The U.S.-Canada Free Trade Agreement was signed by President Ronald Reagan and Prime Minister Brian Mulroney on January 2, 1988, with the goal of eliminating all tariffs on trade between the two countries. It entered into force on January 1, 1989, after both parties to the agreement had enacted implementing legislation. The treaty was superseded by the North American Free Trade Agreement (NAFTA) between the U.S., Canada, and Mexico when it entered into force on January 1, 1994.
Sources for the Full Text of the U.S.-Canada FTA
- The text of the agreement is published in Volume 27 of the journal International Legal Materials at page 293.
Available on HeinOnline and in print.
- The [U.S.-Canada] Free Trade Agreement: A Comprehensive Guide, Call No. KF6668 .C321998 J64 1998
- U.S.-Canada Free Trade Agreement: The Complete Resource Guide, Call No. KF6668 .C321998 . U55 1988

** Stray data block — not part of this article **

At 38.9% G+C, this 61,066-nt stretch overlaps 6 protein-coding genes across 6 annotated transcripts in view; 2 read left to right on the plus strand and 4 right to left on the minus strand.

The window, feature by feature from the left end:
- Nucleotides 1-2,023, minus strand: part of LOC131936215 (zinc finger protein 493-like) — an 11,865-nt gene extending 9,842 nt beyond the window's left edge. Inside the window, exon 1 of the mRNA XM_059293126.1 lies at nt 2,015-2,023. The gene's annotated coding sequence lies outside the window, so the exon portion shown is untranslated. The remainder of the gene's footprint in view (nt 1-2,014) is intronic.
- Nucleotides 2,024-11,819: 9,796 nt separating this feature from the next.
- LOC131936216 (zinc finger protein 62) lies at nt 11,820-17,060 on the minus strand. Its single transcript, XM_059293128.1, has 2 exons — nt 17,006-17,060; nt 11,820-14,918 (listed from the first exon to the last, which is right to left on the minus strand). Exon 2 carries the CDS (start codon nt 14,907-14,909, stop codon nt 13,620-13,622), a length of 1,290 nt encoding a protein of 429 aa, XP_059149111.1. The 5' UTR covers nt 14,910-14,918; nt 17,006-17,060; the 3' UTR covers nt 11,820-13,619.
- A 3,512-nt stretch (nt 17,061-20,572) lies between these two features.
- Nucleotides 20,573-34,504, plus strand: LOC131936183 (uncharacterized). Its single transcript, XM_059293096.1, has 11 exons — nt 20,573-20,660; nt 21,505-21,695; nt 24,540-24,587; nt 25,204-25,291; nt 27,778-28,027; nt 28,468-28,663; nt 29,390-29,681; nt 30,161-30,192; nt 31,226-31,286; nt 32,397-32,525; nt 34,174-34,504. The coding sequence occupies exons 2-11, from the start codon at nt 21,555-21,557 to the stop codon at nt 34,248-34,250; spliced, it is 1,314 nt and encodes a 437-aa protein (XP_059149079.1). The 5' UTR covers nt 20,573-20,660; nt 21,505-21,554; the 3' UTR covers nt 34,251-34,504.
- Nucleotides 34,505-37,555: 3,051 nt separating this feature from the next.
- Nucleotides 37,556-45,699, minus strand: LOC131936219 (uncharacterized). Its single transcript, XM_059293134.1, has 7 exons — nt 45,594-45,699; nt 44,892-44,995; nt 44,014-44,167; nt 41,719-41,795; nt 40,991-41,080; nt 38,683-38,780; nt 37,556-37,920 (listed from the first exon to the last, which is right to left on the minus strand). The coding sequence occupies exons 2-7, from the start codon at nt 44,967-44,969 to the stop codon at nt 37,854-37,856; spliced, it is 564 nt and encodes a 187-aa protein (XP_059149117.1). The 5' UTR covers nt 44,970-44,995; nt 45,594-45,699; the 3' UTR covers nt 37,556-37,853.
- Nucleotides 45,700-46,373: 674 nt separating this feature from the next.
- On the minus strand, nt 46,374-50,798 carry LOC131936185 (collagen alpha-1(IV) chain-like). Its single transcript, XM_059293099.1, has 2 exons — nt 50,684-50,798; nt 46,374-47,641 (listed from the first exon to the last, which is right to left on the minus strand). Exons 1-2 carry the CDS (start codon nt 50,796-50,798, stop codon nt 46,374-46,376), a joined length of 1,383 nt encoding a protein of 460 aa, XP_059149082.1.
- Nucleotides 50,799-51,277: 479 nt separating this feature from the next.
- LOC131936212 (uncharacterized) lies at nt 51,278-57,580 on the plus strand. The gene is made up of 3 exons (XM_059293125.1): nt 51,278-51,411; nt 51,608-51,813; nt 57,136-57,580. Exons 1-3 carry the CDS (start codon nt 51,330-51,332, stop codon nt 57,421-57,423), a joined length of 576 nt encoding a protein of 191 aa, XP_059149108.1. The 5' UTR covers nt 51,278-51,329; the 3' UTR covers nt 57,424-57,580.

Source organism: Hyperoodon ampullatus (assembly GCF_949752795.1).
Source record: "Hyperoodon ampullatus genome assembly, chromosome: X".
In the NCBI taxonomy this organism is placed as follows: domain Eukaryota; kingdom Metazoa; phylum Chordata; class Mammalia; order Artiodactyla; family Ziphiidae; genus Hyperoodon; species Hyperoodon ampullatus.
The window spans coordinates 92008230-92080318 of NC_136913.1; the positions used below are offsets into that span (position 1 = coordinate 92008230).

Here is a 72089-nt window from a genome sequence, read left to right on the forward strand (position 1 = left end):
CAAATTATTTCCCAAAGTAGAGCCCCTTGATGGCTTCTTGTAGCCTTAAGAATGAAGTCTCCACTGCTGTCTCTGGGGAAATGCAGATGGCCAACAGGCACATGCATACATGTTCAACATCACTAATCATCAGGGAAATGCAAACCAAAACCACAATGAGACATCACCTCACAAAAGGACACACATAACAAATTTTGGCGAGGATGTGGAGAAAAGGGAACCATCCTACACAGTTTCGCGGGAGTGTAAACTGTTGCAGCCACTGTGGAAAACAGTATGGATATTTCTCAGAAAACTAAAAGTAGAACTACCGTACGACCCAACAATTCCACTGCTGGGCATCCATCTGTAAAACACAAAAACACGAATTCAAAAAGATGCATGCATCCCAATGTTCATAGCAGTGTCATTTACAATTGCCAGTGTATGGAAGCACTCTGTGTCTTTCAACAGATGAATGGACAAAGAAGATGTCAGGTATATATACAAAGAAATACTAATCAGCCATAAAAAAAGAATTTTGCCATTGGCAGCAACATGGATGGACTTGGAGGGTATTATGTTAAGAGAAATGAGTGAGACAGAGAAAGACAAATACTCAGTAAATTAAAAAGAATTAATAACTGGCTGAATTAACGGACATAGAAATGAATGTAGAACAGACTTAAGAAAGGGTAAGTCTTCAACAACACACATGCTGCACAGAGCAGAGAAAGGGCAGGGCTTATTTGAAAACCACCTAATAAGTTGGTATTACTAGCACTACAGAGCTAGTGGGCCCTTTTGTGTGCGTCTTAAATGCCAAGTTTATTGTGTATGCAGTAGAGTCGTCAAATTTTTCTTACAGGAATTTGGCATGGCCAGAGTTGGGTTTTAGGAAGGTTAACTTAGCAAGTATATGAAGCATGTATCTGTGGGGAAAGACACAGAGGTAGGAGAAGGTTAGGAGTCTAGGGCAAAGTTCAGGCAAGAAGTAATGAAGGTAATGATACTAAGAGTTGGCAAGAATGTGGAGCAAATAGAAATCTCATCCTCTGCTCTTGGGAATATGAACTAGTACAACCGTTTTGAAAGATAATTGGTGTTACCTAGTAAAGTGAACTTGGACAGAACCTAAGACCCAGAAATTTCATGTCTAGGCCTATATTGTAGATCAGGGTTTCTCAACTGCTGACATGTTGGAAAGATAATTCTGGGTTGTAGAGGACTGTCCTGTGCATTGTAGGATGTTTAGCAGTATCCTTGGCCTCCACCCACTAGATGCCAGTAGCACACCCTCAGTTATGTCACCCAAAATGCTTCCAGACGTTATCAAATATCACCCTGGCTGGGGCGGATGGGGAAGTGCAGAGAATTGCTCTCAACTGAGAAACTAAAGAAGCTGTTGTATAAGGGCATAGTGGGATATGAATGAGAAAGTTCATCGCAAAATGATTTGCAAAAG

Selected Secondary Sources for Analysis and Commentary
U.S.-Canada FTA Dispute Settlement Panel Decisions
- U.S.- Canada FTA Panel Decisions
This Lexis database has decisions and awards issued by panels convened to resolve trade and investor-state disputes that arose under the U.S.-Canada Free Trade Agreement from 1989-1994.
- NAFTA Awards and Binational Panel Decisions
This Westlaw database includes decisions and awards issued by panels convened to resolve trade and investor-state disputes that arose under NAFTA and under the prior U.S.-Canada Free Trade Agreement.
- North American Free Trade Agreements (updated regularly), Call No. KDZ944.A35 N67
This multi-volume print resource includes the full texts of the U.S.-Canada FTA, NAFTA, and NAFTA's successor, the USMCA, as well as information and commentary about the settlement of disputes that have arisen under each trade agreement. It is regularly updated.
- Arbitral Panel Reports under Chapter 18 of the U.S.-Canada Free Trade Agreement
This archived website is maintained by the Foreign Trade Information System (Spanish acronym SICE) of the Organization of American State (OAS). The content is limited to a small number of disputes, but it is a free alternative for those who do not have access to Lexis and Westlaw.